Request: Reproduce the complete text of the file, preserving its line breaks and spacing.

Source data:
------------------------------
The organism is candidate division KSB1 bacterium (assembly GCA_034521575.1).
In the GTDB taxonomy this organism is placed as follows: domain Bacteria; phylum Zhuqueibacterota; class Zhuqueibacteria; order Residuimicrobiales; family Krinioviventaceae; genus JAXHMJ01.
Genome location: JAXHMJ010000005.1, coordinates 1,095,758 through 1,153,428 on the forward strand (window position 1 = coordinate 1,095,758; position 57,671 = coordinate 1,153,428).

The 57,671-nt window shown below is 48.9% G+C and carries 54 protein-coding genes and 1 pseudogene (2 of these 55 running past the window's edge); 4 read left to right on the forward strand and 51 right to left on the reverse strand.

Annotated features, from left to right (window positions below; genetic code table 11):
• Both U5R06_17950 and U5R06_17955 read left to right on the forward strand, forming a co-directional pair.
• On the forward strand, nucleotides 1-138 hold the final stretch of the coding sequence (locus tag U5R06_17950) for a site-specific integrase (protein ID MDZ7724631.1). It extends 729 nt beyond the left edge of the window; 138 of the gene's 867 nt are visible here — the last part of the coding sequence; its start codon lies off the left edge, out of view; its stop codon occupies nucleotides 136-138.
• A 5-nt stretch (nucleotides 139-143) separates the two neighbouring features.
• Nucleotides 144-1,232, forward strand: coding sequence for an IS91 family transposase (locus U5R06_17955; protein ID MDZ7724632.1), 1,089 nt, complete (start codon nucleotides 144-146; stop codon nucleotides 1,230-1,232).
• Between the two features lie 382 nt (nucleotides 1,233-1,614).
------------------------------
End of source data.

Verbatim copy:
The organism is candidate division KSB1 bacterium (assembly GCA_034521575.1).
In the GTDB taxonomy this organism is placed as follows: domain Bacteria; phylum Zhuqueibacterota; class Zhuqueibacteria; order Residuimicrobiales; family Krinioviventaceae; genus JAXHMJ01.
Genome location: JAXHMJ010000005.1, coordinates 1,095,758 through 1,153,428 on the forward strand (window position 1 = coordinate 1,095,758; position 57,671 = coordinate 1,153,428).

The 57,671-nt window shown below is 48.9% G+C and carries 54 protein-coding genes and 1 pseudogene (2 of these 55 running past the window's edge); 4 read left to right on the forward strand and 51 right to left on the reverse strand.

Annotated features, from left to right (window positions below; genetic code table 11):
• Both U5R06_17950 and U5R06_17955 read left to right on the forward strand, forming a co-directional pair.
• On the forward strand, nucleotides 1-138 hold the final stretch of the coding sequence (locus tag U5R06_17950) for a site-specific integrase (protein ID MDZ7724631.1). It extends 729 nt beyond the left edge of the window; 138 of the gene's 867 nt are visible here — the last part of the coding sequence; its start codon lies off the left edge, out of view; its stop codon occupies nucleotides 136-138.
• A 5-nt stretch (nucleotides 139-143) separates the two neighbouring features.
• Nucleotides 144-1,232, forward strand: coding sequence for an IS91 family transposase (locus U5R06_17955; protein ID MDZ7724632.1), 1,089 nt, complete (start codon nucleotides 144-146; stop codon nucleotides 1,230-1,232).
• Between the two features lie 382 nt (nucleotides 1,233-1,614).